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EMT at Texas explosion worked in N.M.

LAS CRUCES – A paramedic who responded to the West, Texas, explosion and was separately charged with possessing bomb-making materials has ties to Las Cruces.

Bryce Ashley Reed, 31, was indicted this week on a federal charge of possessing materials that could be used to make a pipe bomb. He pleaded not guilty Wednesday.

He has not been accused of any wrongdoing in connection with the fertilizer-plant explosion.

Town of Mesilla Fire Chief Kevin Hoban recalled that Reed served as a paramedic for the air ambulance provider in Doña Ana County, which has since changed companies.

“He was a flight medic,” Hoban said. “It is the same guy.”

Bryce Ashley Reed was authorized as an EMT-paramedic in New Mexico between March 2008 and March 2010, when his license expired, according to David Morgan, regional spokesman for the department of health. “He was previously a paramedic from Texas,” Morgan said in an email. Reed was listed as having lived in Las Cruces, Morgan said.

Reed was among emergency crews that responded to the fire and explosion in West, which killed 15 people. Documents show he lost his job with the West EMS unit two days later.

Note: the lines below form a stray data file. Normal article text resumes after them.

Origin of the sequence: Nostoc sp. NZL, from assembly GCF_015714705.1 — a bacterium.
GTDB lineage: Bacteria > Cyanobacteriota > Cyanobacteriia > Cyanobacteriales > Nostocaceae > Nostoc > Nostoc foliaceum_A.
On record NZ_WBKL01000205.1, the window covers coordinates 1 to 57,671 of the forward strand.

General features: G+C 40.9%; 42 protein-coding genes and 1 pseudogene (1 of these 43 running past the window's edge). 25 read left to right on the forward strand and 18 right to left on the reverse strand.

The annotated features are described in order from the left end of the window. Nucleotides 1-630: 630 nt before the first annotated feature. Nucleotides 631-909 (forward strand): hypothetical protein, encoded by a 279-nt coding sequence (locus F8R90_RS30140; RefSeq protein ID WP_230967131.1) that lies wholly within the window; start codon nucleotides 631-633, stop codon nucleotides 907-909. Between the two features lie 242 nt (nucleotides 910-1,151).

Reed’s attorney, Jonathan Sibley, said his client pleaded not guilty Wednesday to the federal charge of unlawfully possessing a firearm.

“We absolutely dispute these allegations,” he said in a phone interview.

Sibley emphasized there’s no evidence linking Reed to the April 17 explosion. “He definitely and unequivocally had nothing to do with the West, Texas, explosion,” said Sibley, who’s based in Waco.

Reed is alleged to have dropped off on April 26 at another person’s house the components of a destructive device, including a capped segment of galvanized pipe, fuse, a lighter, a digital scale and several pounds of chemical powders, according to court documents. He didn’t have a permit to possess that category of what’s considered a “firearm” under the federal definition, court records state.

The Associated Press contributed to this report.


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